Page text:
The incredible unsinkable American economy

An employee working to manufacture diesel truck engines at a plant in Columbus, Indiana, in the United States. For the world economy, and for Singapore, in the age of silicon and software no less than in the age of rubber and tin, decoupling from the US economic engine, is not an option, says the writer. PHOTO: BLOOMBERG

I first arrived in the United States in September 1972, to pursue postgraduate studies in economics. That gave me a prime vantage point from which to view the 1974-75 severe recession, when high unemployment was followed by persistent high inflation, both in the double digits, which economists dubbed "stagflation". We students ridiculed president Gerald Ford's Whip Inflation Now or WIN buttons (1974), and devoured books with titles like The Fiscal Crisis Of The State (1973).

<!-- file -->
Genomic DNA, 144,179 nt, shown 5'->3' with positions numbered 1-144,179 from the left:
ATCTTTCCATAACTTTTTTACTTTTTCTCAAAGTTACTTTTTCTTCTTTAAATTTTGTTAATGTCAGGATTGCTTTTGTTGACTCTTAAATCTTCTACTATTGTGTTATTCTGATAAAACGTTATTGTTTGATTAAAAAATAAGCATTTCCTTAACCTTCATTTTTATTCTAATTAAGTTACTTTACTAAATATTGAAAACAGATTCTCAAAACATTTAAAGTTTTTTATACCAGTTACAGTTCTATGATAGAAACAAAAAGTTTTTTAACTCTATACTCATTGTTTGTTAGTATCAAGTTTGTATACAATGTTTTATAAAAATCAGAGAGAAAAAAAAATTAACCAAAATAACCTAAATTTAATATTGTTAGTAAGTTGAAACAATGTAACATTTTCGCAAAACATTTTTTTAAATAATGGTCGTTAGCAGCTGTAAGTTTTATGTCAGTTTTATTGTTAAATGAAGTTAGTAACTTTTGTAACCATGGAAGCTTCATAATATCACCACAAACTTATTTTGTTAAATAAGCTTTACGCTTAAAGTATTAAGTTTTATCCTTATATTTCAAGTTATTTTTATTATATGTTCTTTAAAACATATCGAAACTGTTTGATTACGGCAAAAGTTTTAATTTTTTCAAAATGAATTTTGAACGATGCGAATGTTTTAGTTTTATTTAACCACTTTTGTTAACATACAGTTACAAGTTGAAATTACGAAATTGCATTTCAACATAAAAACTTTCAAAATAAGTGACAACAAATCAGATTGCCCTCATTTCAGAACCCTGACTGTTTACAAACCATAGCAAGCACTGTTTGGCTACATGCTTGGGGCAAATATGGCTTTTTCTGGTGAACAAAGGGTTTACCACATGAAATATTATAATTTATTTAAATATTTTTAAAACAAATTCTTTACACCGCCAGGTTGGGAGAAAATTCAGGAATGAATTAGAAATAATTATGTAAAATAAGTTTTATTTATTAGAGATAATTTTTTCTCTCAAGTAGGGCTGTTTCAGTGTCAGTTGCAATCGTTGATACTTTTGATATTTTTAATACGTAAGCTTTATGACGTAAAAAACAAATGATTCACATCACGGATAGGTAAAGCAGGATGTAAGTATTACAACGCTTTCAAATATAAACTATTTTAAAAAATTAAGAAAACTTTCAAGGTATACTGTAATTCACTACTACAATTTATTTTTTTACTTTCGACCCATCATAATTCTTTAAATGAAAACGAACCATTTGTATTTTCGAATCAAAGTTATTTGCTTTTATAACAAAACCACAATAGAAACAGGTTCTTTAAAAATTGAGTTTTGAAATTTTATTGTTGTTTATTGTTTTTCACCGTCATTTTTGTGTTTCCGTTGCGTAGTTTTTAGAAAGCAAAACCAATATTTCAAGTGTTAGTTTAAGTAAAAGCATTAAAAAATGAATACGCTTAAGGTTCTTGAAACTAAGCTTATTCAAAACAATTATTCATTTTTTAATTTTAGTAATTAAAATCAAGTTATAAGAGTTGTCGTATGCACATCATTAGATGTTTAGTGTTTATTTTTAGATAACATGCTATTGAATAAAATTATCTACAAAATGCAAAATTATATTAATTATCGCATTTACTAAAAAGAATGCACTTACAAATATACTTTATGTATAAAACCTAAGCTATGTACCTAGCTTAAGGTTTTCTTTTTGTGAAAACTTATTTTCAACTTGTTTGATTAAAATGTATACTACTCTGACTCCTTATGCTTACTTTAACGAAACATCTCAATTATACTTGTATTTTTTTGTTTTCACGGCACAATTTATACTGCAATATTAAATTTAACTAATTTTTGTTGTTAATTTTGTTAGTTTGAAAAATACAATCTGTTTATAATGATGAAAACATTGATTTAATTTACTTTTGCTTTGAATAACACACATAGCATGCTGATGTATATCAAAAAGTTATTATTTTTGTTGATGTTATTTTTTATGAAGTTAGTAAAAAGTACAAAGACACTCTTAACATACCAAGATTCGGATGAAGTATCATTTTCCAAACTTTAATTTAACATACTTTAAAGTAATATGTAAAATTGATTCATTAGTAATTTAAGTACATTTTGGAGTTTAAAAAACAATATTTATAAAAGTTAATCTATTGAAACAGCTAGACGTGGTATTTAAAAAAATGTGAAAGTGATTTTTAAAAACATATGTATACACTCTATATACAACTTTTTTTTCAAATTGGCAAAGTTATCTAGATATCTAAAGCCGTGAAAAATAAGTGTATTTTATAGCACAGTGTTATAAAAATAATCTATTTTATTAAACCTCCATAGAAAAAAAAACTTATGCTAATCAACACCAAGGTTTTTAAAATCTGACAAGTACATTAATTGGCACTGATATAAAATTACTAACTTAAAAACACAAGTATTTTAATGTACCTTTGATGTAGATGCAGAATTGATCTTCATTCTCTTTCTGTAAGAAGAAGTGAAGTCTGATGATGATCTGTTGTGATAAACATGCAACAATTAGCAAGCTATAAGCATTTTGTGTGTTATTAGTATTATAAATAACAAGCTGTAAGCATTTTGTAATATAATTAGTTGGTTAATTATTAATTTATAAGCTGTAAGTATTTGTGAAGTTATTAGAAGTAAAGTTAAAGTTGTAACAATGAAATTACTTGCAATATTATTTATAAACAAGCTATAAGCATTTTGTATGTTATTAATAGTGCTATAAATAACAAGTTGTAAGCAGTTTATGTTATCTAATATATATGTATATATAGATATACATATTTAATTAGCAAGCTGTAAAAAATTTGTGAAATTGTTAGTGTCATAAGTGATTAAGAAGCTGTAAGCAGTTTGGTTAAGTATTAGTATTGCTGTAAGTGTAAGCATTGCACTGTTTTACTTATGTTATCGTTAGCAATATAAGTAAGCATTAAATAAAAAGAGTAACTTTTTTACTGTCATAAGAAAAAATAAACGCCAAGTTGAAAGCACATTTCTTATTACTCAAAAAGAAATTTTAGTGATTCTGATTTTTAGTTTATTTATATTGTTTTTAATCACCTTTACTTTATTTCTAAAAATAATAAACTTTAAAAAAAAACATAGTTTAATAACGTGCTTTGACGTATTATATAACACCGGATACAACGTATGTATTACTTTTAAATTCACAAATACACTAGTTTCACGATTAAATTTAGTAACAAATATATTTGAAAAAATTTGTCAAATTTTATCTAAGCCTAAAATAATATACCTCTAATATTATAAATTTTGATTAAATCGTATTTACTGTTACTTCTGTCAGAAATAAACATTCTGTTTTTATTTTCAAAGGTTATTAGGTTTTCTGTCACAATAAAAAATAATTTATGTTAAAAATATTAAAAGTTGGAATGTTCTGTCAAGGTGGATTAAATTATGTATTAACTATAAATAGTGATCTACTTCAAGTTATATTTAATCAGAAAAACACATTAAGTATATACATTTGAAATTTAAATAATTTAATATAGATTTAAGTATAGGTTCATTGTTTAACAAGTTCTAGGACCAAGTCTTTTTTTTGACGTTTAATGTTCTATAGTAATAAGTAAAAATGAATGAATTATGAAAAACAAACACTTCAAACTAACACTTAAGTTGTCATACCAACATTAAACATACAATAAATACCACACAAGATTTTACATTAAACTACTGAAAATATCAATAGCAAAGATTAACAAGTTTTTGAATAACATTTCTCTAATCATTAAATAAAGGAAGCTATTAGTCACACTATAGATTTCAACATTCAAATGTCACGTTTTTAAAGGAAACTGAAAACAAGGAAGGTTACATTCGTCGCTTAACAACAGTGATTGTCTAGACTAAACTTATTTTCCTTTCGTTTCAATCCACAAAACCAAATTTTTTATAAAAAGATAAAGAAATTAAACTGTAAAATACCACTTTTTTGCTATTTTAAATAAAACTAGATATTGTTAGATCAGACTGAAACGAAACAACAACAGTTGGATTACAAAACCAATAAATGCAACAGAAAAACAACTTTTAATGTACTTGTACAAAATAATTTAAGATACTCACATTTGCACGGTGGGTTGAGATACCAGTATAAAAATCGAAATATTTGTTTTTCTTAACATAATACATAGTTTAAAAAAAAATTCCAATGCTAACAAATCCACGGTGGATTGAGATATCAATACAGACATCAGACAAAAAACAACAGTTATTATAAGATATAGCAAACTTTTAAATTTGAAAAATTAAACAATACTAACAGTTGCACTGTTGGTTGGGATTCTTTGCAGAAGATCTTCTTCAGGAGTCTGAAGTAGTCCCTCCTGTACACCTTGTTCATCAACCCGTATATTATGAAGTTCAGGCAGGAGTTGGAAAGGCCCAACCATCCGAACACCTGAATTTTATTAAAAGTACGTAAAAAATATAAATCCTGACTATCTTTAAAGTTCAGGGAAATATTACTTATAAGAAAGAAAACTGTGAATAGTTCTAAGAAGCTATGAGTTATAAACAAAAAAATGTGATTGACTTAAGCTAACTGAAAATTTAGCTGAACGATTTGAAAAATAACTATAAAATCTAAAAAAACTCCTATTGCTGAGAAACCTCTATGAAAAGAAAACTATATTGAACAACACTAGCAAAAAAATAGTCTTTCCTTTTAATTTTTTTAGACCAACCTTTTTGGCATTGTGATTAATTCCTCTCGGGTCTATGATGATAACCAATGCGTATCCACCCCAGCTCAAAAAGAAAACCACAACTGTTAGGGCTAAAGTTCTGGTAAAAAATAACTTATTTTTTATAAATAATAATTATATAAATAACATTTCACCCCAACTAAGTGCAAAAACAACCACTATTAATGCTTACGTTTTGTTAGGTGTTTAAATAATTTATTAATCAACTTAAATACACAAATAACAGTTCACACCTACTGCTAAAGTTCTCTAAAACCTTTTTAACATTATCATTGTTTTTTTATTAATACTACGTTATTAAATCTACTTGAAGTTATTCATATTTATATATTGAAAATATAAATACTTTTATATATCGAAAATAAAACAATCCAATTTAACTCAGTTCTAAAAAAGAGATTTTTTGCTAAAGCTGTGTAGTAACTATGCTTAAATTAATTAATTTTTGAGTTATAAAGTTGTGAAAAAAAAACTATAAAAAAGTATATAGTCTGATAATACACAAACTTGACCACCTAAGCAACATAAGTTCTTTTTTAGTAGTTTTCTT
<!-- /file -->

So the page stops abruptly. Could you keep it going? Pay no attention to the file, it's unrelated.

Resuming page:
The Federal Reserve raising interest rates eventually choked off inflation but also gross domestic product (GDP) growth, resulting in another recession in 1981-82, by which time I was myself teaching this subject matter to (mostly) American students. I was also continuing my research on the export-oriented multinational electronics industry in South-east Asia. It gave me another ringside seat, this time to the Singapore economy, heavily dependent on exports to and investment from the US, dutifully following suit by falling into recession both times.

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